The lastest survey shows the results from an 'ordinary' week replicate what she found during lockdown - that disabled people leave their home much less often than non-disabled people.

Bridget has written about her findings on Linkedin


(The graphs on the Linked in post show the proportion of disabled and non-disabled respondents who left their home and property between zero and more than twenty times during a typical week in Covid Alert Level 1.

There were 25 disabled respondents and 51 non-disabled respondents.

40% of disabled respondents left their home fewer than seven times in the last week, compared with 2% of non-disabled respondents.

So, 60% of disabled respondents left their home seven or more times in the week, compared with 98% of non-disabled respondents.

In terms of leaving their property, 52% of disabled respondents left their property fewer than seven times in the last week, compared with 6% of non-disabled respondents.

So, 48% of disabled respondents left their property seven or more times in the week, compared with 94% of non-disabled respondents.

Even though the sample size was quite small, the difference was statistically significant. Disabled people are significantly less likely than non-disabled people to leave their home or property more than six times per week.)

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Auckland Council Emergency Budget keeps transport investment and libraries


We're pleased to hear that Auckland Council, in adopting their emergency budget, have retained transport investment (there was talk of stopping concessions) and funding to keep libraries open (this was one of our main concerns).

In June DPA made a submission on the budget. (Word Doc)

DPA's recommendations were:

  • Demographic panels are not cut, including the Disability Advisory Panel.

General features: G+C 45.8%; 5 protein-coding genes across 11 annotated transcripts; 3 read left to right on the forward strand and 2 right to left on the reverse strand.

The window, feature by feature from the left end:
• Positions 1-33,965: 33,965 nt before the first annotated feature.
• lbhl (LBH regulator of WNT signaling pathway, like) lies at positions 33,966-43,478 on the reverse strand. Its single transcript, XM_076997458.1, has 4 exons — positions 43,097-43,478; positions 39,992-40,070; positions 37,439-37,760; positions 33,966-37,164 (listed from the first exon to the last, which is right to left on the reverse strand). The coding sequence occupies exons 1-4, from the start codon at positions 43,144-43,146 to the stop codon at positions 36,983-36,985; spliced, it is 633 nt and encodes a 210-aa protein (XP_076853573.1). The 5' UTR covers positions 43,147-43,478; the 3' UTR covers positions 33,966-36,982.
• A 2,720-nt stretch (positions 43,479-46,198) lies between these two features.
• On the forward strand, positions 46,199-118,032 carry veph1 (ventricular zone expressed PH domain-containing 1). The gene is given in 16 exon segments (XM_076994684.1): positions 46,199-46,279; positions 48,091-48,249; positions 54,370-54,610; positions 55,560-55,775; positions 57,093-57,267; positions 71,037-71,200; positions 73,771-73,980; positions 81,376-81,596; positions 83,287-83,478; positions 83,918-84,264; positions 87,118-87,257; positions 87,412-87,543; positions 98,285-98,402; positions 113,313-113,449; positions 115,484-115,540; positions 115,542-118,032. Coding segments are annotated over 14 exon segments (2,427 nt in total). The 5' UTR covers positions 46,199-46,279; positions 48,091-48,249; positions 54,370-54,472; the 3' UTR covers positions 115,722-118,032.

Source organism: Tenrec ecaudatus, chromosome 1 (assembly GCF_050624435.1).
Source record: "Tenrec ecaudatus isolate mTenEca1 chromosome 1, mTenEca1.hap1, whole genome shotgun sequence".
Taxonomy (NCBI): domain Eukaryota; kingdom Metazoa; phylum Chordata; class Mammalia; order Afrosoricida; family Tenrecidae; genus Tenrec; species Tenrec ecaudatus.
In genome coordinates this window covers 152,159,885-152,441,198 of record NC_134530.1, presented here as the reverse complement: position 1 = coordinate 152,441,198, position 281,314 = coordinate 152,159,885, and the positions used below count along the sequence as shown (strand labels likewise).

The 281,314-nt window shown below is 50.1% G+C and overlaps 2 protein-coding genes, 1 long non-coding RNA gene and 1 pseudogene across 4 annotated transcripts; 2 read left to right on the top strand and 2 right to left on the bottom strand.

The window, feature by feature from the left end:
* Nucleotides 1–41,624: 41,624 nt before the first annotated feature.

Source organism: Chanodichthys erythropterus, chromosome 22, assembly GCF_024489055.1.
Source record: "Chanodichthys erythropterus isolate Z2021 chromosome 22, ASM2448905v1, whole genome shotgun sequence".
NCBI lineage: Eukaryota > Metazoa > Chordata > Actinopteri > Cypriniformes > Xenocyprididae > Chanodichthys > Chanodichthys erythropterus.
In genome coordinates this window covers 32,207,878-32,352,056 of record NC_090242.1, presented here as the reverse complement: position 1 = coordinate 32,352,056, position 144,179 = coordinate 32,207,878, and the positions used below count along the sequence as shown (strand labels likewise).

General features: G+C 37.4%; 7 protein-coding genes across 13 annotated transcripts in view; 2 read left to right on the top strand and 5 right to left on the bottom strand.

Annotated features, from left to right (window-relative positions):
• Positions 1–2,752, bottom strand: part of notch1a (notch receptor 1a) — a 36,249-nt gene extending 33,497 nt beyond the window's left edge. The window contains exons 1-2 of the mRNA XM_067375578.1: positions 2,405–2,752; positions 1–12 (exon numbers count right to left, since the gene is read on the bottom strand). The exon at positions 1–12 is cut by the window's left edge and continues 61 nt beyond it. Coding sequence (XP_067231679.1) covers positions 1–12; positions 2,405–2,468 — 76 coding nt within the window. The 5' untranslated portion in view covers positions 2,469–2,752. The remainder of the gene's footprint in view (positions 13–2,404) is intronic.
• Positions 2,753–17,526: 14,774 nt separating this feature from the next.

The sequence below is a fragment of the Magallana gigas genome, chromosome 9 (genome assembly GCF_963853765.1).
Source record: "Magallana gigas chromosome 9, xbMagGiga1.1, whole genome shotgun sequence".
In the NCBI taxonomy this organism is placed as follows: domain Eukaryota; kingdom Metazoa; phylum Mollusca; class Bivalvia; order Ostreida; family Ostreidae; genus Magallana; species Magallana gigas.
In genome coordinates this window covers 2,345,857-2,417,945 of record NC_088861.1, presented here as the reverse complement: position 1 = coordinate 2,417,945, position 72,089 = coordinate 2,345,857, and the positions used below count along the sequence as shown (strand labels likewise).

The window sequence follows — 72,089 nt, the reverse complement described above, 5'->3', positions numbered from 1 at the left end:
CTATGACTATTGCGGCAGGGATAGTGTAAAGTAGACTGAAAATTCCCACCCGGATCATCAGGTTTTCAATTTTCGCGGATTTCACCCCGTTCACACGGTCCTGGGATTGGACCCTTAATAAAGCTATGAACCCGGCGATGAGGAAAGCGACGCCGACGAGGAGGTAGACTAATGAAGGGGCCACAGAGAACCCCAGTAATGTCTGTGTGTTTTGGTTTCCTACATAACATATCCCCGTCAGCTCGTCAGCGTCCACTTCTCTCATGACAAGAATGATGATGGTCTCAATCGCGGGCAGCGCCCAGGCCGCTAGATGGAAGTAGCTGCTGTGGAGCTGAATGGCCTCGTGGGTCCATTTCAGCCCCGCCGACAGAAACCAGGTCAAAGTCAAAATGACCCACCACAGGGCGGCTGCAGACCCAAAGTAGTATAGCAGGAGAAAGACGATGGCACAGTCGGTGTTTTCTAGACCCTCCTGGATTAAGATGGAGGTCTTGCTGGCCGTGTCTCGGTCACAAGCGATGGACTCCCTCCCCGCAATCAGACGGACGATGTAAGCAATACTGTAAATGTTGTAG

• Engagement with disabled people on all issues that affect them continues
  • Libraries stay open to ensure access to information for all
  • A disability impact assessment on how the proposed cuts will affect disabled people to be undertaken by Auckland Council
  • Transport concessions for disabled people not to be removed by Auckland Transport
  • The UNCRPD is upheld by Auckland Council
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Health Quality and Safety Commission formalise commitment to accessible information


The Health Quality and Safety Commission is the latest signatory of the government Accessibility Charter - a commitment to providing accessible information and online tools to all disabled people.

The Accessibility Charter was developed by Ministry of Social Development (MSD) and the Disabled People’s Organisations (DPOs) and launched by MSD in 2018. It requires agencies to work towards making information accessible, so that everyone can interact with them in a way that meets their individual needs and promotes their independence and dignity.

Read the Health Quality and Safety Commission's press release.

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Vacancy - Connector EGL Christchurch
 

Connector/ Kaitūhono, Enabling Good Lives (EGL), Christchurch
Fixed term (part or full time) positions until June 2021
 

The EGL Christchurch team is recruiting to expand their team; they are looking for a diverse team of Connectors / Kaitūhono to work with young disabled people and whānau in the Christchurch / Selwyn / Waimakariri regions.

The Connector/Kaitūhono role is to assist disabled people and whānau to think about options, create possibilities and make decisions about their lives and the resources and connections that would enable them to attain their life objectives.

The Connector / Kaitūhono will work proactively in people's homes, schools and communities to develop relationships with disabled people and whānau, and assist them to be aspirational in planning and directing their own lives.

To find out more about the role and to apply visit the Ministry of Health Careers Centre